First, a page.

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4 stars from CD-ROM Today
A non-stop, live-action interactive movie with no on-screen interface. Just pure full-motion video. 2 CDS: 2 hours of footage, 2,500 scenes, 65,000 frames, offering 30 hours of game play.
You're a 21st century courier delivering 320 gigabytes of stolen data wet-wired directly to your brain. Except you have no way of getting the data out of your head. Seems the download code is lost.
Jump into a corrupt cyberpunk world to find the download code before the Yakuza mob downloads you.
Based on the cyberpunk short story and screenplay by William Gibson, award- winning author of "Neuromancer."
Requirements: 486/DX2 66MHz, SVGA card w/256 colors, 8MB RAM, 2MB free hard drive space, double-speed (300kbs transfer rate) CD-ROM drive. PC or MS-DOS 5.0 or later with Windows 3.1 or later, QuickTime 2.0 (provided).
Best Performance: Intel Pentium, accelerated VLB or PCI SVGA card with thousands of colors, triple speed or higher CD-ROM drive.
Sound: QuickTime for Windows compatible sound cards including Adlib, ATI Stereo F/X, Media Vision Pro Audio Spectrum Plus, 16 and Audio Port, Microsoft Sound System, Orchid Sound Producer Pro, Roland MT32, Sound Blaster and 100% compatibles, and Turtle Beach Multisound.
Requirements: Macintosh (Not Currently Available) - Apple Macintosh 68040/25MHz, 100% compatibles, and PowerPC, 640x480, 256 colors (8 bit), 8 MB RAM, 2MB free hard drive space, double-speed (300 kbs transfer rate) CD-ROM drive, Macintosh System 7.x, with provided Quicktime 2.0, Multimedia tuner 2.0.1, Sound Manager 3.0. Best Performance: Quadra 630 or better, PowerPC 601/60 or better, 640x480, thousands of colors (16 bit), 16MB RAM, triple-speed or higher CD-ROM drive.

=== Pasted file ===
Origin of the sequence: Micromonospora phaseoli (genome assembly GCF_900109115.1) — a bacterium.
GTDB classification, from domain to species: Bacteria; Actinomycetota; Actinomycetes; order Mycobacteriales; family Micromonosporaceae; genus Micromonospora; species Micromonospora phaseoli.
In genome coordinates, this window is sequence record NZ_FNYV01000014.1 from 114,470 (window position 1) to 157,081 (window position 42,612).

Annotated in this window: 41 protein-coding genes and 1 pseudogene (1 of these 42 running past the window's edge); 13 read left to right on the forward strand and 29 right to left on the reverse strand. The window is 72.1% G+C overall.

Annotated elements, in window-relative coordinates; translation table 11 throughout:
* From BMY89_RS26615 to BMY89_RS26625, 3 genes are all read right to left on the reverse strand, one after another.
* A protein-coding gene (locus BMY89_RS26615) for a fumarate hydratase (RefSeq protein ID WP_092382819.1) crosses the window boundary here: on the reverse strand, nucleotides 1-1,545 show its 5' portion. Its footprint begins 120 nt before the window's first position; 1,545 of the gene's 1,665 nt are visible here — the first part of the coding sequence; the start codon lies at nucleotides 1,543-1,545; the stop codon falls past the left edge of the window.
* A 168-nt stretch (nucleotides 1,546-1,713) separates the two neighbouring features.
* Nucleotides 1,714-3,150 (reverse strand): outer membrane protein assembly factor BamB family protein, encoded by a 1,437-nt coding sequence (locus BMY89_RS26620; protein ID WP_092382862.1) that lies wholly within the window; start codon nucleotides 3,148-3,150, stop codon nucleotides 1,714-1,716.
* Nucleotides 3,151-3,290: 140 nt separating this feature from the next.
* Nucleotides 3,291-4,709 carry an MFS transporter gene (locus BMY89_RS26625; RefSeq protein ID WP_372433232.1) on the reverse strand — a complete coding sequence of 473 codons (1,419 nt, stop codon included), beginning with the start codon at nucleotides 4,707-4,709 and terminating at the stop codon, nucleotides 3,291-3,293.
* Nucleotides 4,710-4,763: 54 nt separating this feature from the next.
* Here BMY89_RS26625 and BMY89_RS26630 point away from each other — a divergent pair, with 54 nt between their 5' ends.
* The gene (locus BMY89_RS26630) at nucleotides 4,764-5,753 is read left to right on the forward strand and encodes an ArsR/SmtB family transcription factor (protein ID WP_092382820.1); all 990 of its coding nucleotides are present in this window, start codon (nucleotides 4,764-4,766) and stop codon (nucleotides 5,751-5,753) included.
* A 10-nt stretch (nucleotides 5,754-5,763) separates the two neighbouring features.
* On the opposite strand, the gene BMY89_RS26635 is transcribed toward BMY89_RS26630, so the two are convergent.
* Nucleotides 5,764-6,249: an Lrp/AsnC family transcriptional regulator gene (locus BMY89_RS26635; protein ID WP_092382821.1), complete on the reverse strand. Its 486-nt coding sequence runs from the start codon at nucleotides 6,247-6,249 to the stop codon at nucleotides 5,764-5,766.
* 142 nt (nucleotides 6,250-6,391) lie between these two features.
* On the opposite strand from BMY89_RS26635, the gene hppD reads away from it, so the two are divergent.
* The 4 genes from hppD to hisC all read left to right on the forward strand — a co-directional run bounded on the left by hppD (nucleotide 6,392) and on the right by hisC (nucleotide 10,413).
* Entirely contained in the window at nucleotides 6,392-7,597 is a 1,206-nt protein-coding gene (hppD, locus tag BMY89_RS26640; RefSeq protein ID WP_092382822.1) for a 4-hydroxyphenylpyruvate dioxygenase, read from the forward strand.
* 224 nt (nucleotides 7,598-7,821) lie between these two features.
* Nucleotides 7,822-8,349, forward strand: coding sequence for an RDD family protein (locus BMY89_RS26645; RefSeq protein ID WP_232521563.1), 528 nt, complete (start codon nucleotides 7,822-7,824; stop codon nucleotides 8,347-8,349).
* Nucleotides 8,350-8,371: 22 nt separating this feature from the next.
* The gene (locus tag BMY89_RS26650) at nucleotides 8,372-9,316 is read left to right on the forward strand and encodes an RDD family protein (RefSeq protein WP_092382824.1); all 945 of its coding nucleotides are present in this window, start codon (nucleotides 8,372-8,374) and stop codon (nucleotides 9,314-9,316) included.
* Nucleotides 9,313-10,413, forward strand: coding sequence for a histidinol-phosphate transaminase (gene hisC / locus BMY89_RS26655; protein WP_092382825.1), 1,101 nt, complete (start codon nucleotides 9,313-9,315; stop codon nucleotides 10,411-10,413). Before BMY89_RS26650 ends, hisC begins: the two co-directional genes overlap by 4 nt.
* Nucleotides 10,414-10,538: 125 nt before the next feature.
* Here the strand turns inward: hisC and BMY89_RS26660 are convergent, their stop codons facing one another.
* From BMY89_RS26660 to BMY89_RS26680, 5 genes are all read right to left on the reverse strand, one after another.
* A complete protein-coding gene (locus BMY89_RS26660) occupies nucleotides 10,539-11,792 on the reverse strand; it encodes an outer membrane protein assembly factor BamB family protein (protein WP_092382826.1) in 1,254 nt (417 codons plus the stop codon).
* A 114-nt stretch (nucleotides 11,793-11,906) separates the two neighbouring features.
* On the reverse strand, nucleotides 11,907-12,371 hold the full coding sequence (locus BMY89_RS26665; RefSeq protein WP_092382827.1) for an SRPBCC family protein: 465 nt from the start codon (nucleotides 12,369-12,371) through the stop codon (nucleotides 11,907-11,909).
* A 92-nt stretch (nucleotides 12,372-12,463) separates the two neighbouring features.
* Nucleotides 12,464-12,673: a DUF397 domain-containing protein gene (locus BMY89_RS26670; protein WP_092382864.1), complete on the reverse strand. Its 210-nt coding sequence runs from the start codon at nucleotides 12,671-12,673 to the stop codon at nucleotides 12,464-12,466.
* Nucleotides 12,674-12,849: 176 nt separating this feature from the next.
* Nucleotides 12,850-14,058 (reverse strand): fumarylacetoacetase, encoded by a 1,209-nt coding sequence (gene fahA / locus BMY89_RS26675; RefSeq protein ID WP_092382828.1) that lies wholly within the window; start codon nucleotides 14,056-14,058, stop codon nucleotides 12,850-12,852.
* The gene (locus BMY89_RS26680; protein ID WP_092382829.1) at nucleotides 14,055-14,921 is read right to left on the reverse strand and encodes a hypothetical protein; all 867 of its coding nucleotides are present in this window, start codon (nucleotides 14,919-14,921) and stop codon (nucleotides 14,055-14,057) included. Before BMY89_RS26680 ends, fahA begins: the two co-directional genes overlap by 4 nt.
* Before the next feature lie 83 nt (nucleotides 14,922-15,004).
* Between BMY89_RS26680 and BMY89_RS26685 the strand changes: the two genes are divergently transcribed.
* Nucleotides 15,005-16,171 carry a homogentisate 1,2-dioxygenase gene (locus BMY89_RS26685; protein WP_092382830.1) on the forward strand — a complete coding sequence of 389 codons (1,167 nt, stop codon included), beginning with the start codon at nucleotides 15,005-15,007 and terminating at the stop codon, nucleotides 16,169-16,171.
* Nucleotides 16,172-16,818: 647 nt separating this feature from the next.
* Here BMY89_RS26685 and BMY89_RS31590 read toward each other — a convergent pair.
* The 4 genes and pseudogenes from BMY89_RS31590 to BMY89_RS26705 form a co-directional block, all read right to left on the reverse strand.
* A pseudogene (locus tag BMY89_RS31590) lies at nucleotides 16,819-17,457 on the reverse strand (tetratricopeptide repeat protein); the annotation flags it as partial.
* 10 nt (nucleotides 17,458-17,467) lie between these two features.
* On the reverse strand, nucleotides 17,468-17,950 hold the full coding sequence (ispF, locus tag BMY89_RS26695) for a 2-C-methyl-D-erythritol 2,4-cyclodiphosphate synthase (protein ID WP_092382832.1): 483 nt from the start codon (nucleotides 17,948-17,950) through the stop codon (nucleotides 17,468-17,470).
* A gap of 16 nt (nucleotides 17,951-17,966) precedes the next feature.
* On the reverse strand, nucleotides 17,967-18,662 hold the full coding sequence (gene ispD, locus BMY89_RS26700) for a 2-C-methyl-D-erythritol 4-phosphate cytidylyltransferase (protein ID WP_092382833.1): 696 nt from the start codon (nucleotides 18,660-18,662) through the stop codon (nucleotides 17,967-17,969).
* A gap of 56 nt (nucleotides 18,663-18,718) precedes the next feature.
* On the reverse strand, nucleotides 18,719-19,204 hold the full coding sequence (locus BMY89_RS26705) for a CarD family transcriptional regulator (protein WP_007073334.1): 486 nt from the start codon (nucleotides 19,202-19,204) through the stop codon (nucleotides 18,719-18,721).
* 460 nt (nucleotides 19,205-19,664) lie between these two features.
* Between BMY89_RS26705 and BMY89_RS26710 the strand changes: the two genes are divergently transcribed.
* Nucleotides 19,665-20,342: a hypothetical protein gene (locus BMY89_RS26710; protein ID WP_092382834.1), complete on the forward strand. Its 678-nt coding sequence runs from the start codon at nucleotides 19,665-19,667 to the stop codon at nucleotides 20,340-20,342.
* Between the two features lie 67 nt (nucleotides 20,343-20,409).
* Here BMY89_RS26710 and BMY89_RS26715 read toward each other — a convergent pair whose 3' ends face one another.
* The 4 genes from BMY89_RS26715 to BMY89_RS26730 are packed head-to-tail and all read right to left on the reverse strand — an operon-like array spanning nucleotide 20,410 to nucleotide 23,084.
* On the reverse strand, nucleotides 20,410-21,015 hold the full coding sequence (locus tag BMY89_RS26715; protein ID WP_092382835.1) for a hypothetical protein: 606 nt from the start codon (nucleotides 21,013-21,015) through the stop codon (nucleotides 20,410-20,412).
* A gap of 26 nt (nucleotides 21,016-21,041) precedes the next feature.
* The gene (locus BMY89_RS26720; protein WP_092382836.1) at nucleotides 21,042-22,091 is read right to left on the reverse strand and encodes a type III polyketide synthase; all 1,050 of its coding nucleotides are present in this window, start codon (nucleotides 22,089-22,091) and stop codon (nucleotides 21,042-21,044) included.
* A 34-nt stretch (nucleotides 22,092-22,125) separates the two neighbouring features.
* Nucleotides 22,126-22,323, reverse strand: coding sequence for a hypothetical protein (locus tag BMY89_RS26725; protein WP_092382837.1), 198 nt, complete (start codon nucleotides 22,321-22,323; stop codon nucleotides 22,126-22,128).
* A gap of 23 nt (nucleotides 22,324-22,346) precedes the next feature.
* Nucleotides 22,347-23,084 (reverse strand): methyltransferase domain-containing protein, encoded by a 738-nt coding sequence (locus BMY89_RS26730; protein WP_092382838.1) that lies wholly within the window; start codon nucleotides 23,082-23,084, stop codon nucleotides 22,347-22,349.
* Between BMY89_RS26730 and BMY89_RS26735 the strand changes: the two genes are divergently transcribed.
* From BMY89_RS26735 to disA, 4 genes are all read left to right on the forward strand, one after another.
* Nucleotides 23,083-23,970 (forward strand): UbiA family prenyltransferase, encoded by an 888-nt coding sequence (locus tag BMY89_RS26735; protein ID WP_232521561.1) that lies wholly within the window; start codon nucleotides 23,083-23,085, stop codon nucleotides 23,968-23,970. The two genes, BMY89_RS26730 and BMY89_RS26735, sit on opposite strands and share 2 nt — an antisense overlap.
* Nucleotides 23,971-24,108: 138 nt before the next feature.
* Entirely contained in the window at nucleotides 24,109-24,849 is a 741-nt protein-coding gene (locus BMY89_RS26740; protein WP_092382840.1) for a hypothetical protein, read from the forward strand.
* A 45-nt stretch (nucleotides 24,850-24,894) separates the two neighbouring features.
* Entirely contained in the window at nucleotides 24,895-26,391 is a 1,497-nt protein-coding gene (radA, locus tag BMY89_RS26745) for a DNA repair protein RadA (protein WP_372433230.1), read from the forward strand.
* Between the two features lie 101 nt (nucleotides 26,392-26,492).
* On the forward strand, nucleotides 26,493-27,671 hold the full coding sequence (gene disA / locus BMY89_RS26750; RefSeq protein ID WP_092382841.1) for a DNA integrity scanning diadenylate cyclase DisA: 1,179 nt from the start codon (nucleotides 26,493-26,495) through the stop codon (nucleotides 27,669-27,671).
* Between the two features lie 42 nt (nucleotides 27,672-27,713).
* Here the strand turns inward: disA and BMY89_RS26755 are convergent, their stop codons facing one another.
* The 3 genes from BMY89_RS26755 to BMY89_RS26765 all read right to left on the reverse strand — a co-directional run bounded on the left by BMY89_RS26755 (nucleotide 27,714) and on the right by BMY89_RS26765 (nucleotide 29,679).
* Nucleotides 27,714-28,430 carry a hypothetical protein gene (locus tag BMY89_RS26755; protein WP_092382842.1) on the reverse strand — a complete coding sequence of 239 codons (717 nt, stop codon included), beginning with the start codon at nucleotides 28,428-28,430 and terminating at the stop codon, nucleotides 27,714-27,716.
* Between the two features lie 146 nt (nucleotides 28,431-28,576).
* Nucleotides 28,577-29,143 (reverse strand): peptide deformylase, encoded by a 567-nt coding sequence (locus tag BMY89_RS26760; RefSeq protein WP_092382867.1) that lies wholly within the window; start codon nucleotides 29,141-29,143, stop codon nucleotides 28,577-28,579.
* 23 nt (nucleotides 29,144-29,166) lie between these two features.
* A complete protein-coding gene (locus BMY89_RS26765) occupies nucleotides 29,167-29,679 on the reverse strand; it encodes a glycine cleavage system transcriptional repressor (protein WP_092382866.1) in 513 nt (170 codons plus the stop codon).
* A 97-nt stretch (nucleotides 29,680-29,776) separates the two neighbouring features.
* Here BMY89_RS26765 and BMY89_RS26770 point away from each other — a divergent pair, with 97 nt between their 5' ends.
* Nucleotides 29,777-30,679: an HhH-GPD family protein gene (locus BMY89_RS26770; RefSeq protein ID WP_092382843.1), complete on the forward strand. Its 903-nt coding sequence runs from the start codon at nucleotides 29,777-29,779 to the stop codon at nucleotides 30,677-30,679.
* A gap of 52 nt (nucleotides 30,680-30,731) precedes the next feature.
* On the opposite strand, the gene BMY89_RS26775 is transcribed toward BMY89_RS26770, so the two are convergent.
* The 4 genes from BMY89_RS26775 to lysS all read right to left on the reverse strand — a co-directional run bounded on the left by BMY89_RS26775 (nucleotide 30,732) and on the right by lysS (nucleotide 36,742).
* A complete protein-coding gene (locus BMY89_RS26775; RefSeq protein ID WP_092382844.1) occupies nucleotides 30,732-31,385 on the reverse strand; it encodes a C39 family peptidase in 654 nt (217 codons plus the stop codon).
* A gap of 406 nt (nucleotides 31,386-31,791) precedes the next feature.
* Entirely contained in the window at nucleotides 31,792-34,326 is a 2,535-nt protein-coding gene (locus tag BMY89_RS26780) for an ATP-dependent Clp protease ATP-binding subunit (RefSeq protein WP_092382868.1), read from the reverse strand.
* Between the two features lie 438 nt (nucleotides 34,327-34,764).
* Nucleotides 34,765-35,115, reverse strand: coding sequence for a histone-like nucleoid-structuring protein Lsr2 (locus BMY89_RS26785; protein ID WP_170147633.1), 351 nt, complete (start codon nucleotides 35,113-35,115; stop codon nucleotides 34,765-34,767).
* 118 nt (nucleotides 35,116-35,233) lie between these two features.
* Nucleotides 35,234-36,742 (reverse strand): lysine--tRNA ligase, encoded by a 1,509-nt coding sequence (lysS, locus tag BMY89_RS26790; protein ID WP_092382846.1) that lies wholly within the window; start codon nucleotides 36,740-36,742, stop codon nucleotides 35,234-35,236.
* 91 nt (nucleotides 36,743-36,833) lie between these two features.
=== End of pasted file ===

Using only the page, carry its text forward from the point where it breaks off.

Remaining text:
CD-ROM Today, July 1995
"Johnny Mnemonic is the most refreshingly innovative interactive movie on the market today. Based loosely on the TriStar Pictures movie starring Keanu Reeves, Sony Imagesoft's CD spin-off is the story of a data smuggler with gigabytes full of valuable information in his head. The Yakuza - the Japanese Mafia - wants it. His boss is too cheap to pay him for it. Johnny's in deep sushi."
"Your job is to help Johnny download the information and make it to safety. Playing the game is a lot like watching the movie, only a)Christopher Russell Gartin, not Keanu, and b)every so often the game prompts you for a decision that affects the course of the plot."
"For example, in the opening scene, a Yakuza hit man (played by Karate Kid II star Yujii Okumoto) breaks into Johnny's apartment. As he bursts through he door, the picture goes from full screen to a letter-box, signaling a 'window of opportunity.' This is an interactive moment when you can use your keypad to fight or run."
"Fights are also interactive in Johnny Mnemonic. You watch both combatants circle each other. A window of opportunity displays your opponent preparing to throw a punch or a kick, and you tell your character to do the same. Choose the right move and you see a clip of your character connecting a nasty blow. Screw up and Johnny or Jane eat all kinds of leather."
"Windows of opportunity pop up every two or three minutes, making Johnny Mnemonic one of the livelier interactive dramas around. Unlike most fast-twitch games, the techniques are easy to master - for example, if you let the bad guys lunge forward before you throw the first punch, odds are you'll win the fight. Still, I estimate that you'll get about 25 hours of play out of the game before you grow tired of it."
"While Johnny Mnemonic lacks the intangible magic that would make it an instant classic, it's easily the best interactive movie I've seen so far."
©1998 CD-ROM Access.
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